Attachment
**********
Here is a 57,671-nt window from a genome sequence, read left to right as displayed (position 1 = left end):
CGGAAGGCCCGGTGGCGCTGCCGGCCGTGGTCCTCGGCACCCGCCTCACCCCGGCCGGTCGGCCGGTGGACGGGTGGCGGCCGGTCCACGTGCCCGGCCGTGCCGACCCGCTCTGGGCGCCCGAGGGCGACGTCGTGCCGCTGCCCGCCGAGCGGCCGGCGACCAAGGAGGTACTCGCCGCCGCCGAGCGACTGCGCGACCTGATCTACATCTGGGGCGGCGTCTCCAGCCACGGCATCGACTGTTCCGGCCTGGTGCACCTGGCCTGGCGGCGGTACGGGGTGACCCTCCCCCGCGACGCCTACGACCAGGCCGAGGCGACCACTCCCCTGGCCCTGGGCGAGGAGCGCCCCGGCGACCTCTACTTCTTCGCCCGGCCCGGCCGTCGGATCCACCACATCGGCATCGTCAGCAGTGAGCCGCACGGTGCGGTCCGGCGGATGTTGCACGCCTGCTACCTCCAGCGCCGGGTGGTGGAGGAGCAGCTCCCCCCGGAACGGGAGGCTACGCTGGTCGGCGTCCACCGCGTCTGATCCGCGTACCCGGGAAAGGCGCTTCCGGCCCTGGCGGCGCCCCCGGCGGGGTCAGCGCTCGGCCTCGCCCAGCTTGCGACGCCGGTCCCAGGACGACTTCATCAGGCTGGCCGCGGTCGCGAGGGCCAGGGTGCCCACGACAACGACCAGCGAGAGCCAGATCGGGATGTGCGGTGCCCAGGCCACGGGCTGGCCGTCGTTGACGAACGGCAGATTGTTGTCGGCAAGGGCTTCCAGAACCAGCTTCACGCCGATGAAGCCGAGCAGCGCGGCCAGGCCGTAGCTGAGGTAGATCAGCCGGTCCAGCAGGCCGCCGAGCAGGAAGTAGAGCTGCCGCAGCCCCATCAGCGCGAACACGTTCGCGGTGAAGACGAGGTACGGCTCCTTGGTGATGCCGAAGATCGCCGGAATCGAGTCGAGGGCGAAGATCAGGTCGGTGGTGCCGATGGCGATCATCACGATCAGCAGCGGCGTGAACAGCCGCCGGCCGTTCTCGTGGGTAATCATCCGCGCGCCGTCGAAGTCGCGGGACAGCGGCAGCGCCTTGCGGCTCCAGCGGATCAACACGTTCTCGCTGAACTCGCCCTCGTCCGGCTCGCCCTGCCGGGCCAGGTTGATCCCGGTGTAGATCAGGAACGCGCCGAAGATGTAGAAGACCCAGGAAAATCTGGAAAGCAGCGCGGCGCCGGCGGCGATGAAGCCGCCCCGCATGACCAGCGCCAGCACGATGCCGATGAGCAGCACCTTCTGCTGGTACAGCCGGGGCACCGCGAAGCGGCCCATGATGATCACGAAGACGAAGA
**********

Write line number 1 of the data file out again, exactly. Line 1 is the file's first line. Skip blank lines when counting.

Here is a 57,671-nt window from a genome sequence, read left to right as displayed (position 1 = left end):